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Table of Contents
Year : 2019  |  Volume : 2  |  Issue : 3  |  Page : 140

Reply: Dystonia and asterixis in acute thalamic infarct

Department of Neurology, Dispur Hospital, Guwahati, Assam, India

Date of Submission11-Oct-2019
Date of Acceptance12-Oct-2019
Date of Web Publication04-Dec-2019

Correspondence Address:
Dr. Neelav Sarma
Department of Neurology, Dispur Hospital, Guwahati 781006, Assam.
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Source of Support: None, Conflict of Interest: None

DOI: 10.4103/AOMD.AOMD_25_19

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How to cite this article:
Sarma N. Reply: Dystonia and asterixis in acute thalamic infarct. Ann Mov Disord 2019;2:140

How to cite this URL:
Sarma N. Reply: Dystonia and asterixis in acute thalamic infarct. Ann Mov Disord [serial online] 2019 [cited 2021 Oct 18];2:140. Available from: https://www.aomd.in/text.asp?2019/2/3/140/272288

Dear Editor,

The author(s) have very nicely elucidated the proposed mechanisms responsible for causing dystonia and asterixis following thalamic lesions by explaining both the phenomena arising from the involvement of a single region of the thalamus. Their remarks on pathophysiology of asterixis following thalamic lesion are fully agreed on. Post stroke asterixis has been described following involvement of areas that maintain postural tone, which include thalamus, basal ganglia, cerebellum, frontoparietal cortex and brainstem.[1],[2] Our patient also had an infarct involving the occipital cortex, raising the question whether that has any bearing with the generation of asterixis. A South Korean study comprising 30 patients of poststroke asterixis found concomitant occipital lobe involvement in some of their patients; it, however, concluded that occipital lobe involvement has no role to play in the generation of asterixis.[2]

Similarly, the pathophysiological mechanisms responsible for the generation of dystonia have been well described by the authors(s), as explained by the loss of inhibitory influence on thalamus from basal ganglia, leading to increased excitatory influence of cortex by thalamus causing dystonia. However, a few more points deserve consideration while discussing the role of thalamus in the generation of dystonia. Two important nuclei, namely the centromedian nucleus of thalamus and the pedunculopontine nucleus (PPN) in pons, have regulatory effect on the thalamus. Although the centromedian nucleus has a direct influence by inhibiting the cortico-striato-pallido-thalamo-cortical loop, the PPN affects the thalamus by modulating the activity of centromedian nucleus as well as the ventrolateral nucleus.[3] Lesioning of the thalamus can affect the fibers of these modulating pathways, and hence increase the stimulating activity of thalamus to cortex. These influences occur independently of the described direct and indirect pathways that involve the basal ganglia.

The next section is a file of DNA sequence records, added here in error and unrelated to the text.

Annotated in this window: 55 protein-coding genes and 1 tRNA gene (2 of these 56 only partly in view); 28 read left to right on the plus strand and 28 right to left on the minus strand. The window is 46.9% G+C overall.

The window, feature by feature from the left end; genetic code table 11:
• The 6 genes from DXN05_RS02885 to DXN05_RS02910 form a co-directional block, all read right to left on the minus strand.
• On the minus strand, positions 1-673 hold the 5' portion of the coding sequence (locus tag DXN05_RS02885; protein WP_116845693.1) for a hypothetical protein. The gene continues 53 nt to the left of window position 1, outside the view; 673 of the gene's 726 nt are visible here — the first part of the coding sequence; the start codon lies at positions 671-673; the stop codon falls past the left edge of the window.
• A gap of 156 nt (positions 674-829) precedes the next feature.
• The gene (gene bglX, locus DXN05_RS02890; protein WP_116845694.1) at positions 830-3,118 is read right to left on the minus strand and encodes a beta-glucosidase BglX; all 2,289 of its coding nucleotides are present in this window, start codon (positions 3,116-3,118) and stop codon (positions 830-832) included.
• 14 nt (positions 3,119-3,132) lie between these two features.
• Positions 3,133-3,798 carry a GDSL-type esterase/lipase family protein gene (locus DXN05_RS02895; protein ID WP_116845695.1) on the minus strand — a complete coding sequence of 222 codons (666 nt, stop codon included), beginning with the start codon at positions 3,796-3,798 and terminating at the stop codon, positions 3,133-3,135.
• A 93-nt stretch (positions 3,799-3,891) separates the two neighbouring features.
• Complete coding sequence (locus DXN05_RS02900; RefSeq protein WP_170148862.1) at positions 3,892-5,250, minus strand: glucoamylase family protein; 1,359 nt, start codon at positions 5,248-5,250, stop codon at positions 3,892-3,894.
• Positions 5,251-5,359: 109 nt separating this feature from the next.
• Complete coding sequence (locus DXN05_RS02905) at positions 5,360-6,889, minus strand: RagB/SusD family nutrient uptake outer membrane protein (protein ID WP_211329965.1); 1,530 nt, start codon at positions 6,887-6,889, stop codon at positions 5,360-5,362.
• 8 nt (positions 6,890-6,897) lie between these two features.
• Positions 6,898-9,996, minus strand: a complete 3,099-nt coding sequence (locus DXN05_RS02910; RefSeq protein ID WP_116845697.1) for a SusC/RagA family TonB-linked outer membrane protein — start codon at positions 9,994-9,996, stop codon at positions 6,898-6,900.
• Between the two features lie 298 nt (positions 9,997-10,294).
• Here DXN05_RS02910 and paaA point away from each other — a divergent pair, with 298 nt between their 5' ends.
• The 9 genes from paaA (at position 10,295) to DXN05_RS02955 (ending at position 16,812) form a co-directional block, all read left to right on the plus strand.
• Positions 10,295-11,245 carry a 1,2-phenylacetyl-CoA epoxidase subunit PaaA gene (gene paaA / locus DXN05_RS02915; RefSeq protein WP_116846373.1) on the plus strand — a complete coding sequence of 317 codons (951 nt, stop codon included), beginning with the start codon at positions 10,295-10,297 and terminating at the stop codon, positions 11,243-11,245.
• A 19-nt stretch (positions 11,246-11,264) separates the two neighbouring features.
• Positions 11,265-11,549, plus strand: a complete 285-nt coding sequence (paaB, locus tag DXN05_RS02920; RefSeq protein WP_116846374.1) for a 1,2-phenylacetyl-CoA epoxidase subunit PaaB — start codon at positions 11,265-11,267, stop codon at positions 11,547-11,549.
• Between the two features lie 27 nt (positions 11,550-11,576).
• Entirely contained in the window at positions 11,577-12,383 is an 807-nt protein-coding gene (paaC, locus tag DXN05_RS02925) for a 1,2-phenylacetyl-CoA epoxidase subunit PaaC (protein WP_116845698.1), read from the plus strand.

Finally, if both asterixis and dystonia arise from stroke involving the same region, it will be interesting to discuss why the former resolves over a short period, whereas the latter persists. One explanation could be a bilateral control of postural tone by supratentorial structures, resulting in quick recovery of asterixis.[2] Secondary neuronal changes, such as transsynaptic neuronal degeneration, ephaptic transmission, remyelinisation, and neuroplasticity, may be responsible for the persistence of dystonia.[1]

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There are no conflicts of interest.

  References Top

Mehanna R, Jankovic J. Movement disorders in cerebrovascular disease. Lancet Neurol 2013;12:597-608.  Back to cited text no. 1
Kim JS. Asterixis after unilateral stroke: Lesion location of 30 patients. Neurology 2001;56:533-6.  Back to cited text no. 2
Gupta N, Pandey S. Post-thalamic stroke movement disorders: A systematic review. Eur Neurol 2018;79:303-14.  Back to cited text no. 3


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